I'd much prefer the Swedish version of patriotism, I distinctly recall getting in trouble during high school for not standing up during the national anthem when they started playing it every morning and before every school assembly after a new principal took over.

Quite the opposite here. I remember a few years ago a student got in trouble (as in national media coverage) for wearing a shirt with the Swedish flag on during class photos.

Eva Earlong wrote:
Stengah wrote:
cheeba wrote:
American patriotism is far more... intense? than European patriotism. American flags everywhere, the national anthem before games - all of it surprised my ex. In Sweden it's not really acceptable to loudly spout off that you're proud of your country, whereas here in the US it's practically encouraged. That's one of the things she loves about the US and she cried when she came to America and saw the flag waving in the wind, like in the movies.

I'd much prefer the Swedish version of patriotism, I distinctly recall getting in trouble during high school for not standing up during the national anthem when they started playing it every morning and before every school assembly after a new principal took over.

Quite the opposite here. I remember a few years ago a student got in trouble (as in national media coverage) for wearing a shirt with the Swedish flag on during class photos.

To be fair, it's kind of a boring flag and those colors probably clashed with someone else's outfit.

garion333 wrote:
I liked this.

“You see,” he said. “My friends from my village would come with me, and on the way would ask, ‘Ade, where are we going?’”

I thought that was very telling. On the other hand, I immediately thought, "Odds are low in Nigeria, but it's still possible he's going to say, 'We're gonna go kill the hyena that's been eating the tomatoes in my gramma's garden.'"

My observation that wasn't in the list: what an American friend called "fear of cooties." You have to take a little sheet of plastic or tongs to take a doughnut from a shelf of them, and forget about finding loose candy for sale anywhere (and bulk bins only rarely). What, are we all Howard Hughes here?

The flip side: straw condoms. I never tire of tearing the end off a drinking straw and blowing through the end to launch the paper sleeve into the air. Conversely, Mrs. Lovesauce's appreciation for same diminishes whenever we dine out together.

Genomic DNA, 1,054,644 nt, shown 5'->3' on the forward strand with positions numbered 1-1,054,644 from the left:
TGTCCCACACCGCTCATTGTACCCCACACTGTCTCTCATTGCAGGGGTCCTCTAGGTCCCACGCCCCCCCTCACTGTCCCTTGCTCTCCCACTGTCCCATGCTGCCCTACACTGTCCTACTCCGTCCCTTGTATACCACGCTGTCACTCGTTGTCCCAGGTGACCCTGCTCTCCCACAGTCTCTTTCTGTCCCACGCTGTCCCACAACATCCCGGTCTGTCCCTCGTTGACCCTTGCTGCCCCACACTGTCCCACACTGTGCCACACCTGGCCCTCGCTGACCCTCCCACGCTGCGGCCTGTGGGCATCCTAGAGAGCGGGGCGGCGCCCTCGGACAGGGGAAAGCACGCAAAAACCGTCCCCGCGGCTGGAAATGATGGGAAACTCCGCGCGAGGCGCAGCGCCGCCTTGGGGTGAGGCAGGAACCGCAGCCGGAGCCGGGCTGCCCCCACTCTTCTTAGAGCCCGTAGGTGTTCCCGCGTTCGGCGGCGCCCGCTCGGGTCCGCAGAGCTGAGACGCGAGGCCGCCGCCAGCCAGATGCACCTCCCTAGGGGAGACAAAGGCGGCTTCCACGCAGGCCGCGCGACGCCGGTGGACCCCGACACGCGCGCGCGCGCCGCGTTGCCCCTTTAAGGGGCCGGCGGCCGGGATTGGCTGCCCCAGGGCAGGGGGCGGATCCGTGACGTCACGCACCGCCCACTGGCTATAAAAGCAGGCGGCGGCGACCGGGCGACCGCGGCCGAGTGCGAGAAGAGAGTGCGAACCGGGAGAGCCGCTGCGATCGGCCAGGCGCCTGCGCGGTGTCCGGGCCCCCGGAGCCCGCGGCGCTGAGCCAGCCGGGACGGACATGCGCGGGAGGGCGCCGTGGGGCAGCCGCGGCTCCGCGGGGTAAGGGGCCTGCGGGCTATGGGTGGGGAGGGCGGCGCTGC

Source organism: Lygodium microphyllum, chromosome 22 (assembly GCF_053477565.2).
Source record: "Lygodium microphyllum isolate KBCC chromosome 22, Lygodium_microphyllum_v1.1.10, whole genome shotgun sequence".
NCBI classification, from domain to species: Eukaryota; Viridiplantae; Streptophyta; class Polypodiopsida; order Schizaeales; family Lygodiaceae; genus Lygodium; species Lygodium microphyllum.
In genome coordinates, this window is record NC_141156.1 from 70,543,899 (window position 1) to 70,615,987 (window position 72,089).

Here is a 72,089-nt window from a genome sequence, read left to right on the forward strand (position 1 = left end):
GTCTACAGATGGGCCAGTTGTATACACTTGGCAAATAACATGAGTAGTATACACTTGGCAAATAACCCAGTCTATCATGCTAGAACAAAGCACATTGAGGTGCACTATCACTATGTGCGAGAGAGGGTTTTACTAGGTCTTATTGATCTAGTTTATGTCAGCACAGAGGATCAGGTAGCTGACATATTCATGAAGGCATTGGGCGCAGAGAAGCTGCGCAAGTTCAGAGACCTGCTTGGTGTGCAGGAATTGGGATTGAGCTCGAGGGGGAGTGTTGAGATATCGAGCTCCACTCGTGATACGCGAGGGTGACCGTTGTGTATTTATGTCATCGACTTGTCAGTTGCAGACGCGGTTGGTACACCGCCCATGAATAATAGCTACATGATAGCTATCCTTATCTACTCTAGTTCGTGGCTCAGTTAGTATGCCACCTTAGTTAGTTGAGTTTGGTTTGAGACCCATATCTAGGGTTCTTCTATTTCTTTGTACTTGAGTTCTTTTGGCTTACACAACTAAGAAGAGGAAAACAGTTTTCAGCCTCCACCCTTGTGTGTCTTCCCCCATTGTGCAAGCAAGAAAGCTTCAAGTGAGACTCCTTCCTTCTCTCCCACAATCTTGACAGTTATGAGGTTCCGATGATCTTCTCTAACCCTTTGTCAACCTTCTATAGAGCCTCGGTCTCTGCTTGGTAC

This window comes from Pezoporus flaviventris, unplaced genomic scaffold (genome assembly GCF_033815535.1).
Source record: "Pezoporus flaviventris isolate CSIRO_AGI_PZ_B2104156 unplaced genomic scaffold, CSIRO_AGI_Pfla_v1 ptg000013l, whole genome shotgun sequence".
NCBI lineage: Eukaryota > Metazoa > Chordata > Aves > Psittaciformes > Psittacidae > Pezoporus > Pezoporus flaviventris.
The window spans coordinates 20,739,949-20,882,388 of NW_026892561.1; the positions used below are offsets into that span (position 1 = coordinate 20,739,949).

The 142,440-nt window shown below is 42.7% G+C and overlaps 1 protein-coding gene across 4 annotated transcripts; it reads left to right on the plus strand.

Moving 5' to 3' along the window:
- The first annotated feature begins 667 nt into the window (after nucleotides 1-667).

Politically, I think the thing that surprised me most is the expectation that you declare a party affiliation when you register to vote. "Guys, doesn't that ruin some of the suspense?"

Farscry wrote:
Yeah, color me disappointed at the idea of someone coming from a nice, moderate nation to the US and proclaiming "Jingoism, f*ck yeah!"

Yeah how dare immigrants be proud of the United States, don't these stupid foreigners know anything?!

IMAGE(http://www.octopusoverlords.com/forum/images/smilies/icon_rolleyes.gif)

H.P. Lovesauce wrote:

Politically, I think the thing that surprised me most is the expectation that you declare a party affiliation when you register to vote. "Guys, doesn't that ruin some of the suspense?"

Well, there's no law that says you *have* to vote for the party you register as, if you even register as one.

cheeba wrote:
Farscry wrote:
Yeah, color me disappointed at the idea of someone coming from a nice, moderate nation to the US and proclaiming "Jingoism, f*ck yeah!"

Yeah how dare immigrants be proud of the United States, don't these stupid foreigners know anything?!

IMAGE(http://www.octopusoverlords.com/forum/images/smilies/icon_rolleyes.gif)

Just because I've said one thing doesn't mean I've said something else. Because I'm stating that the idea of a foreigner from a good nation making a pro-jingoism statement is disappointing doesn't mean I'm saying foreigners are jingoistic.

oh god not here too

no god nooooo

I couldn't resist, Bloo

I was also interested to learn about myself the things I saw I couldn't believe when I traveled to other countries:

- Many places in Europe, that nearly everyone spoke excellent English and I didn't have to know any of the local language. Not proud of not knowing any other languages but was really surprised I could get away without them.